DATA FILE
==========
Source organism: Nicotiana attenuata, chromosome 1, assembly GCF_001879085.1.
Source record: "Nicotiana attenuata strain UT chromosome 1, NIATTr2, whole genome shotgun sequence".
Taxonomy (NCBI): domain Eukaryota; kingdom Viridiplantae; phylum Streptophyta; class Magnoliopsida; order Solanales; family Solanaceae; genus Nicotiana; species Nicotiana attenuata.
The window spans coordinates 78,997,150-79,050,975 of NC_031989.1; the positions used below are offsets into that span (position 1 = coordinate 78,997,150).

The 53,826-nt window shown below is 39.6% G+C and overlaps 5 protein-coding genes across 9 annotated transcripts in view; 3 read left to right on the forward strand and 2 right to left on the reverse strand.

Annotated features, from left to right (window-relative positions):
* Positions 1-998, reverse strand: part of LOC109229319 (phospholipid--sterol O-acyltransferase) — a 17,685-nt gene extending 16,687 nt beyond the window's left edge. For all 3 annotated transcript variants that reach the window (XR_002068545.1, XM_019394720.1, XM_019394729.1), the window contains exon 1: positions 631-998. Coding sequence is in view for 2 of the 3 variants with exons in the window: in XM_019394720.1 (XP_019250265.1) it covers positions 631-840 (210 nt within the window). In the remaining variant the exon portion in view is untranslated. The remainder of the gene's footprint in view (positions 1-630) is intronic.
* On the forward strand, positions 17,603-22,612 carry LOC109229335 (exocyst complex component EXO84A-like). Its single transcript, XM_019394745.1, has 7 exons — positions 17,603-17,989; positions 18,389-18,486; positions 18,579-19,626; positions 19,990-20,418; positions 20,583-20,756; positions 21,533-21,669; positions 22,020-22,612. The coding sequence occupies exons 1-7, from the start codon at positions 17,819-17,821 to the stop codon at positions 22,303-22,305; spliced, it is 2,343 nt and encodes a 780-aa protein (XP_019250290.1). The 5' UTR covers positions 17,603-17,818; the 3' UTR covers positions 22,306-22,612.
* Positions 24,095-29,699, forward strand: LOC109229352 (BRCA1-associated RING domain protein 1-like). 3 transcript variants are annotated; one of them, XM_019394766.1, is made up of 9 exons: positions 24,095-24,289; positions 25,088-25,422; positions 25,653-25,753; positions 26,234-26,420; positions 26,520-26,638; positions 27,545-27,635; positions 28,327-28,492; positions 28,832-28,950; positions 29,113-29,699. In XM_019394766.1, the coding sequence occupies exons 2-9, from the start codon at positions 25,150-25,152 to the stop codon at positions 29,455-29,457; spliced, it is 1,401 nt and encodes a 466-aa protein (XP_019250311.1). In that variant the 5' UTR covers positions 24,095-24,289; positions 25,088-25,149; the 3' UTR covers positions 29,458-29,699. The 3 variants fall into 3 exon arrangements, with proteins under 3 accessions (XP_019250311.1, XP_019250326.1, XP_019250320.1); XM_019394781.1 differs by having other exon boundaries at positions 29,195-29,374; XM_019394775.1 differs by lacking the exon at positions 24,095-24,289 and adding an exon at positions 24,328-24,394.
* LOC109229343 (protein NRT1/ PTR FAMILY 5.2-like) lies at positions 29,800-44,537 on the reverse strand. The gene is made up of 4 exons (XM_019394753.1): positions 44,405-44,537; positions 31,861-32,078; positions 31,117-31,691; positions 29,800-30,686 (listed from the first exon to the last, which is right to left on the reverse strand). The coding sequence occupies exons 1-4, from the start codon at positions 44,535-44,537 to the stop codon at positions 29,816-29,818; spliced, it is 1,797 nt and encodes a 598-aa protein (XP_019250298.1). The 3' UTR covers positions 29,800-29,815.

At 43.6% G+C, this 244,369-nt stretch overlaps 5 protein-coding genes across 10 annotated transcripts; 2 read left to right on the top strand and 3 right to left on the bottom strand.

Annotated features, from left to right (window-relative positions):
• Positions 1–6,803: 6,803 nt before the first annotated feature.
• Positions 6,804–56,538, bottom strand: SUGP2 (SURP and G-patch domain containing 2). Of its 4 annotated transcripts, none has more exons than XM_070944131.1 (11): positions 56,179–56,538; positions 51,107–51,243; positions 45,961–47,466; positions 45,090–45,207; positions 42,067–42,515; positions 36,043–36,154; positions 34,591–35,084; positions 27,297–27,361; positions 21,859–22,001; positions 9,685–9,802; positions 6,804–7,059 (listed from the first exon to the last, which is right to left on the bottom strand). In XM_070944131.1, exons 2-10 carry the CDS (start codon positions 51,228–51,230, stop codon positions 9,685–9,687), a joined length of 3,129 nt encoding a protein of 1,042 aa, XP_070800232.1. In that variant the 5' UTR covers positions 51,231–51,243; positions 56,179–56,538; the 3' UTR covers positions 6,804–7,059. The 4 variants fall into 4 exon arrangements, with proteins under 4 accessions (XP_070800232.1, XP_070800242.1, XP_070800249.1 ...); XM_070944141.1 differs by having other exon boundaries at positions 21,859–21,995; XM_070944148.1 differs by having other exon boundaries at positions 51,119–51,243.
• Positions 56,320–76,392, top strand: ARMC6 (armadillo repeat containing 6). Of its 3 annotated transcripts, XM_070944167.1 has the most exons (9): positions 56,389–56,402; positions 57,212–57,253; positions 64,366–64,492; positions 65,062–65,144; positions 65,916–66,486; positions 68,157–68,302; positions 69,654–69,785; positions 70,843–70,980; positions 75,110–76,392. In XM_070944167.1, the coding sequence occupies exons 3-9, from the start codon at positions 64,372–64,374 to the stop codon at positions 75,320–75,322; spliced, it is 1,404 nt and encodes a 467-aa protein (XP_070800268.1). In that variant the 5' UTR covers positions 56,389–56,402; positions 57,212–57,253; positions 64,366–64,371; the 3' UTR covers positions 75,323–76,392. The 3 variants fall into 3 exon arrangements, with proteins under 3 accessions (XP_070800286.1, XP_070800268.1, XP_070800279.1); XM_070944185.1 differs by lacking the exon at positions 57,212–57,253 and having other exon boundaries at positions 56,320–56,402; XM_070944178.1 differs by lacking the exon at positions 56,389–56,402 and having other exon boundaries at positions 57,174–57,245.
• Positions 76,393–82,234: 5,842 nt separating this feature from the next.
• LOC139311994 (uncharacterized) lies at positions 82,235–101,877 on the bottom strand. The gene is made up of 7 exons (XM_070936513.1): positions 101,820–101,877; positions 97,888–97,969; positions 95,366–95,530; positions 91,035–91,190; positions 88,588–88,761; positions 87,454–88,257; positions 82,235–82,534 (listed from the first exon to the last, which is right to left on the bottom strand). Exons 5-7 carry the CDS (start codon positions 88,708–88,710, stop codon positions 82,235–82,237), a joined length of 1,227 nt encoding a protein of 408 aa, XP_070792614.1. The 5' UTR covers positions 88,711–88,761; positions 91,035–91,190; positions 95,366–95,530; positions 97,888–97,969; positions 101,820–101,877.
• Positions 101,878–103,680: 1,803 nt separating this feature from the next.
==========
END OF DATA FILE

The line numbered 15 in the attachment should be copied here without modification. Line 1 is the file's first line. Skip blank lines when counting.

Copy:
• Positions 56,320–76,392, top strand: ARMC6 (armadillo repeat containing 6). Of its 3 annotated transcripts, XM_070944167.1 has the most exons (9): positions 56,389–56,402; positions 57,212–57,253; positions 64,366–64,492; positions 65,062–65,144; positions 65,916–66,486; positions 68,157–68,302; positions 69,654–69,785; positions 70,843–70,980; positions 75,110–76,392. In XM_070944167.1, the coding sequence occupies exons 3-9, from the start codon at positions 64,372–64,374 to the stop codon at positions 75,320–75,322; spliced, it is 1,404 nt and encodes a 467-aa protein (XP_070800268.1). In that variant the 5' UTR covers positions 56,389–56,402; positions 57,212–57,253; positions 64,366–64,371; the 3' UTR covers positions 75,323–76,392. The 3 variants fall into 3 exon arrangements, with proteins under 3 accessions (XP_070800286.1, XP_070800268.1, XP_070800279.1); XM_070944185.1 differs by lacking the exon at positions 57,212–57,253 and having other exon boundaries at positions 56,320–56,402; XM_070944178.1 differs by lacking the exon at positions 56,389–56,402 and having other exon boundaries at positions 57,174–57,245.